City Paper is not for tourists
Released on a British electronica label in 2007, Battles’ debut album, Mirrored, wasn’t your typical American post-rock record. For one thing, the keyboards were as prominent as the guitars. And frequently, multi-instrumentalist Tyondai Braxton pitch-shifted his vocals up several octaves for a sound that was more cartoonish than human. I have a colleague who refers to Mirrored as “that chipmunk record.”
Granted, the New York-based band underscored those traits with a satisfying wallop of crypto-metallic arpeggios and rock-solid beats, courtesy of guitarist Ian Williams and drummer John Stanier. But at the time of Mirrored’s release, what seemed most forward-thinking and attention-worthy was Battles’ frontman, an aspiring composer in his own right. Braxton left the group in August 2010, and it’s easy to imagine his former bandmates then asking themselves, “What’s the point?”
If they entertained any doubts, it’s not apparent on Battles’ second full-length, Gloss Drop, which finds the band working successfully as a trio. Of course, it doesn’t hurt to have some help. One collaborator is Chilean techno-pop musician Matias Aguayo, who sings on Gloss Drop’s first single, the hooky and genuinely funky “Ice Cream.” The song’s somewhat lurid video suggests that Aguayo, who sways and grooves with an apparent disregard for hipster insouciance, would make an even better frontman than Braxton. He’s a better vocalist, too, which is to say he doesn’t rely on pedal-hopping mumbo jumbo to get through a song. Neither does British new waver Gary Numan, who contributes to the surprisingly aggressive “My Machines.” On that song, Stanier pummels like he once did with alt-metal trailblazers Helmet.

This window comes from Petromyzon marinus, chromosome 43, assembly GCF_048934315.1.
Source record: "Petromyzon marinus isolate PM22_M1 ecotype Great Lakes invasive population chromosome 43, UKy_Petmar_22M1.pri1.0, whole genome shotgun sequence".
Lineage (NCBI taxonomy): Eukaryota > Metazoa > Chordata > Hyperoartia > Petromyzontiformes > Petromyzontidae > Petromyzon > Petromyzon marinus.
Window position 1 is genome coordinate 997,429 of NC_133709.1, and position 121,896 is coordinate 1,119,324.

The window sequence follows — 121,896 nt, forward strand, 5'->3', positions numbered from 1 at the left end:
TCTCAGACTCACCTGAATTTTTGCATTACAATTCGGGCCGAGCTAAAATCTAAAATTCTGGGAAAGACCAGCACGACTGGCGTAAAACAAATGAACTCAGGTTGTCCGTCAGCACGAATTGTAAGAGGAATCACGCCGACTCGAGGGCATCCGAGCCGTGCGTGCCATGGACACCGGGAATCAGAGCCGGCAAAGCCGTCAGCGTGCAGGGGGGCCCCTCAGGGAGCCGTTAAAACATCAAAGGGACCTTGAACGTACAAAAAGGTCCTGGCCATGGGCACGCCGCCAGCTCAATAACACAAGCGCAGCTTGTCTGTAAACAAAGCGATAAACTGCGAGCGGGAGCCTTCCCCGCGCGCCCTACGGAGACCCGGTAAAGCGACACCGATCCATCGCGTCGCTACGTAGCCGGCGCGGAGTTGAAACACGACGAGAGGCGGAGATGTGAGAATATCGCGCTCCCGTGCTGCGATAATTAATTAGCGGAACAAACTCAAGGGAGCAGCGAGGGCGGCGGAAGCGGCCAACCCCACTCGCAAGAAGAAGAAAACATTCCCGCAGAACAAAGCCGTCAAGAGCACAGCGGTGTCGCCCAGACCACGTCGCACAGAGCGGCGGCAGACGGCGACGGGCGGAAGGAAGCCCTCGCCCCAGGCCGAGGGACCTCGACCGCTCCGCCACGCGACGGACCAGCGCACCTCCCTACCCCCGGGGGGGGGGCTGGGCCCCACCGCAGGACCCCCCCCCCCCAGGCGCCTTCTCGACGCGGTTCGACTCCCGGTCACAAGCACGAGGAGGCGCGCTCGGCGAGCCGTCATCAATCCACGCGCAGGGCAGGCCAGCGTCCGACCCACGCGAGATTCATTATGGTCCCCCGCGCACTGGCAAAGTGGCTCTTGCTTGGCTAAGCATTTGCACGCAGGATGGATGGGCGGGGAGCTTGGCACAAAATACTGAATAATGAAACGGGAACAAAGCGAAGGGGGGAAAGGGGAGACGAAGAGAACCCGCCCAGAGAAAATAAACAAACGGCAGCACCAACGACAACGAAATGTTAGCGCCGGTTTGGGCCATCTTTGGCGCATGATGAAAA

Though two other guest vocalists appear—Blonde Redhead’s Kazu Makino on “Sweetie & Shag” and Boredoms’ Yamantaka Eye on “Sundome”—Gloss Drop is mostly an instrumental effort that owes much to Don Caballero, Williams’ vocal-free math-rock act. In 1999, the now-defunct Pittsburgh band slimmed from a quartet to a trio, with Williams employing electronic loops to fill the gap. He performs a similar feat on Gloss Drop. At times, the album is dense, but if you watch a performance of the manic “Wall Street,” for example, you might see much of the heavy lifting done by laptop or sampler.
Battles wouldn’t be Battles without this kind of multi-tasking. But the sleight of hand—aided by guitarist-bassist Dave Konopka—can sometimes lend an air of unreality to the proceedings. Marked by a catwalk beat and a melodramatic synth, “Futura” could easily be mistaken for the work of a DJ. And there are plenty of other reminders that the genre-hopping trio is on the same label as IDM vets Aphex Twin and Autechre (see the squiggly “Toddler”). Even “Africastle,” a post-punk take on Nigerian afrobeat and a not-so-distant relative of Don Caballero’s “Haven’t Lived Afro Pop,” has a pop sheen that seems more appropriate to techno than rock.
In that sense, the title of the new album is probably an example of braggadocio, rather than a reference to something that’s been deleted. The only thing that’s missing is Braxton. And, judging by the completeness of Gloss Drop’s electronic-rock fusion, the three men who currently make up Battles are doing fine without him.